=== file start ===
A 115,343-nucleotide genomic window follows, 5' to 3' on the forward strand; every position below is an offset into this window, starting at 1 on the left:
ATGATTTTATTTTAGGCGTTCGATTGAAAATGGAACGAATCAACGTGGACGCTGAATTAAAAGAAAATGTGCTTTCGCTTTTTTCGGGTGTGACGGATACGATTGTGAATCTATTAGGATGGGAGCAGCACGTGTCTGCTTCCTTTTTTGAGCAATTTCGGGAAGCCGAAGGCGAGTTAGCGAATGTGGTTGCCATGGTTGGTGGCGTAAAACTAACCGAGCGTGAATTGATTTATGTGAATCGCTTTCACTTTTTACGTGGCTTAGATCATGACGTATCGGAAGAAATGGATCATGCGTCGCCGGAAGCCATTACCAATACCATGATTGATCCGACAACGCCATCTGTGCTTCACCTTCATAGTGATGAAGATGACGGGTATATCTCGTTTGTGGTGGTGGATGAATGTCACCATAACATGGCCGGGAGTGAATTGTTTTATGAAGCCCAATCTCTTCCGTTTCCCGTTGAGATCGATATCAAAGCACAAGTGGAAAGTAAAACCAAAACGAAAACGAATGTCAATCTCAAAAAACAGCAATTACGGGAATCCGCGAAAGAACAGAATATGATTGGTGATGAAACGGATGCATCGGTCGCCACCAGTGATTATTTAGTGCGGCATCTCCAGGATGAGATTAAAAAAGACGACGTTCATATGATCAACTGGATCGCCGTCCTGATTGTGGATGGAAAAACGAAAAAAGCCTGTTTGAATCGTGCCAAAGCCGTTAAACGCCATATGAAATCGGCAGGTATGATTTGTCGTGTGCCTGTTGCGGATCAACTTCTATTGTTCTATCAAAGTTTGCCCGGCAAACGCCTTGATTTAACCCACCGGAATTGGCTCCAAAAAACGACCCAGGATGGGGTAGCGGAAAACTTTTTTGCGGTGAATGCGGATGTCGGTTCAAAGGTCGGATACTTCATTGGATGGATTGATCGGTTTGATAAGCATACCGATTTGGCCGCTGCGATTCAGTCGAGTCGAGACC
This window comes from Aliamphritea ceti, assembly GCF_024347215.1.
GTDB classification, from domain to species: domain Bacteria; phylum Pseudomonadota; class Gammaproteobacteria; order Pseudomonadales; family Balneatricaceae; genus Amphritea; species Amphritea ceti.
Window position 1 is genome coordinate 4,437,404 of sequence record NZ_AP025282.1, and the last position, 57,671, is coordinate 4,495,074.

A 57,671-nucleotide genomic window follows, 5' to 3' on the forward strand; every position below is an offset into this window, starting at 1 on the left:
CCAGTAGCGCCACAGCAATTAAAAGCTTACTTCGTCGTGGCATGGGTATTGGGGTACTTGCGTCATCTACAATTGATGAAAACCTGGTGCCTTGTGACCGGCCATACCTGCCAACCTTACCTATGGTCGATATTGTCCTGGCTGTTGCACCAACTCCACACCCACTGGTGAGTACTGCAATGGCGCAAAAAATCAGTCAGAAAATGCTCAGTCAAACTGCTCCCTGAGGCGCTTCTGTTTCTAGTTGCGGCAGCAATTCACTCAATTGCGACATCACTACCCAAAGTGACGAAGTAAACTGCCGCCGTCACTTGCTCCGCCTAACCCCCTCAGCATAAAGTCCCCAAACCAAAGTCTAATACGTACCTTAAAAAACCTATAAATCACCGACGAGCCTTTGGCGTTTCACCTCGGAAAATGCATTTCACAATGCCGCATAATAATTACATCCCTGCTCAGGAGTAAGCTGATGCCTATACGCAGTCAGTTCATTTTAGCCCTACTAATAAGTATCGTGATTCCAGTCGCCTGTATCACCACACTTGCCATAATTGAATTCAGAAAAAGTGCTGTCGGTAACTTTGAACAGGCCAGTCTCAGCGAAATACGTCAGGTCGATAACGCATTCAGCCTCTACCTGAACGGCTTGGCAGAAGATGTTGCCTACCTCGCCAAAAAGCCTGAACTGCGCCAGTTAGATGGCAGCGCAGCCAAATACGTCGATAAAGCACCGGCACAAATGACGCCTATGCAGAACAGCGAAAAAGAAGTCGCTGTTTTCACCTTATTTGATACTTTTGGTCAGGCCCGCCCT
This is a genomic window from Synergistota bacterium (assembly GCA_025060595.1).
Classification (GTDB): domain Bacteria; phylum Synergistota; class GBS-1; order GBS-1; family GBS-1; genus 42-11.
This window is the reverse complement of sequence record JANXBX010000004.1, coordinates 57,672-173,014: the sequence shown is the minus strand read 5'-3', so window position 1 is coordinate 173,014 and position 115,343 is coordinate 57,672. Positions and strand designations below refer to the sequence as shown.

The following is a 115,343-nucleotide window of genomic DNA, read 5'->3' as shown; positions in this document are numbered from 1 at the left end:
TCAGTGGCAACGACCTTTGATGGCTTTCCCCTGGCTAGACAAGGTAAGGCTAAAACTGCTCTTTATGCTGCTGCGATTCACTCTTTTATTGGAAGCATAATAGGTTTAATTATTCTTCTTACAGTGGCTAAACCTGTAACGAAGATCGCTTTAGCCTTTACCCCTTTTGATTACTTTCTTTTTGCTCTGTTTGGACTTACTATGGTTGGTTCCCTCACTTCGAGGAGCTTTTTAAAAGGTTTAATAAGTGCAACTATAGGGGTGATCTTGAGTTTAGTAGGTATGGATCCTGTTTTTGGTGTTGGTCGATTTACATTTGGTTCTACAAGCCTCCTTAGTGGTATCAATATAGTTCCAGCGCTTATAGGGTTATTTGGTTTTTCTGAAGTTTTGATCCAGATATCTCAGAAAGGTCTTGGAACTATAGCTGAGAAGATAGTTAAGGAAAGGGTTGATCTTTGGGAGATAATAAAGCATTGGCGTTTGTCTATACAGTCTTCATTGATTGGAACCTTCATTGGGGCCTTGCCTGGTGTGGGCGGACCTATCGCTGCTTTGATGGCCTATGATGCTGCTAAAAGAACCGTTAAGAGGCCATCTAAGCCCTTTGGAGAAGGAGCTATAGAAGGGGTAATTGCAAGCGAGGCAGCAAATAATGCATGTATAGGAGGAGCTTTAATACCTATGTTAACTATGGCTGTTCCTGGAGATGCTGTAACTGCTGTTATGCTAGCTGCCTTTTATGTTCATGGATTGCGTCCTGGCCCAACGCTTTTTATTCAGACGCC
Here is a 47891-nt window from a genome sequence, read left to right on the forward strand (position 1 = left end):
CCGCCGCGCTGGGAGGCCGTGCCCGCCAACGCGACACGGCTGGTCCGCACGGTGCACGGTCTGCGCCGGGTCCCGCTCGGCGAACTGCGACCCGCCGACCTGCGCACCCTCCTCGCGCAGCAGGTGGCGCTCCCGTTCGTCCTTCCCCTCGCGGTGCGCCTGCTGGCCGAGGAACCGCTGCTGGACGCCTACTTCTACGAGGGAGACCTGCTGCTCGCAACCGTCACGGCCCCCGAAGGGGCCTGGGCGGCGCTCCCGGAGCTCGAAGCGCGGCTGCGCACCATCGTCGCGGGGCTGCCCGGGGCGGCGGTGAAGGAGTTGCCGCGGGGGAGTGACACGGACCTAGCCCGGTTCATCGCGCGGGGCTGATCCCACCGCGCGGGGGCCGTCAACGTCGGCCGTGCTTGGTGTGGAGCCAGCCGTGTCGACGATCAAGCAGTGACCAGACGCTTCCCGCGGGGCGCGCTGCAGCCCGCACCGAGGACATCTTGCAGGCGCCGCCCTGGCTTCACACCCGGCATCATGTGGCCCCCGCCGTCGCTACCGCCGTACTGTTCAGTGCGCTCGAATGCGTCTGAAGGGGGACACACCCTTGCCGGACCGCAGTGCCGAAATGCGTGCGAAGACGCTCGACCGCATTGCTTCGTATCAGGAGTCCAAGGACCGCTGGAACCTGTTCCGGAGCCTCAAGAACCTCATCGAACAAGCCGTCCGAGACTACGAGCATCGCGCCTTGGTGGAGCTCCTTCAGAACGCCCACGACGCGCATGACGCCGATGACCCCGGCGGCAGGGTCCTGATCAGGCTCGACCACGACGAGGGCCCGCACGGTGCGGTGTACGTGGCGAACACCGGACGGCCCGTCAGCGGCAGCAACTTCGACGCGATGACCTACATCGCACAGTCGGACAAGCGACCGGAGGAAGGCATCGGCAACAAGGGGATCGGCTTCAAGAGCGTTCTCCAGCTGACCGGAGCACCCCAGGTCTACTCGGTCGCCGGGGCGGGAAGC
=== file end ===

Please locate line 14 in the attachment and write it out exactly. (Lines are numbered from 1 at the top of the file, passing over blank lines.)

CCGCCGCGCTGGGAGGCCGTGCCCGCCAACGCGACACGGCTGGTCCGCACGGTGCACGGTCTGCGCCGGGTCCCGCTCGGCGAACTGCGACCCGCCGACCTGCGCACCCTCCTCGCGCAGCAGGTGGCGCTCCCGTTCGTCCTTCCCCTCGCGGTGCGCCTGCTGGCCGAGGAACCGCTGCTGGACGCCTACTTCTACGAGGGAGACCTGCTGCTCGCAACCGTCACGGCCCCCGAAGGGGCCTGGGCGGCGCTCCCGGAGCTCGAAGCGCGGCTGCGCACCATCGTCGCGGGGCTGCCCGGGGCGGCGGTGAAGGAGTTGCCGCGGGGGAGTGACACGGACCTAGCCCGGTTCATCGCGCGGGGCTGATCCCACCGCGCGGGGGCCGTCAACGTCGGCCGTGCTTGGTGTGGAGCCAGCCGTGTCGACGATCAAGCAGTGACCAGACGCTTCCCGCGGGGCGCGCTGCAGCCCGCACCGAGGACATCTTGCAGGCGCCGCCCTGGCTTCACACCCGGCATCATGTGGCCCCCGCCGTCGCTACCGCCGTACTGTTCAGTGCGCTCGAATGCGTCTGAAGGGGGACACACCCTTGCCGGACCGCAGTGCCGAAATGCGTGCGAAGACGCTCGACCGCATTGCTTCGTATCAGGAGTCCAAGGACCGCTGGAACCTGTTCCGGAGCCTCAAGAACCTCATCGAACAAGCCGTCCGAGACTACGAGCATCGCGCCTTGGTGGAGCTCCTTCAGAACGCCCACGACGCGCATGACGCCGATGACCCCGGCGGCAGGGTCCTGATCAGGCTCGACCACGACGAGGGCCCGCACGGTGCGGTGTACGTGGCGAACACCGGACGGCCCGTCAGCGGCAGCAACTTCGACGCGATGACCTACATCGCACAGTCGGACAAGCGACCGGAGGAAGGCATCGGCAACAAGGGGATCGGCTTCAAGAGCGTTCTCCAGCTGACCGGAGCACCCCAGGTCTACTCGGTCGCCGGGGCGGGAAGC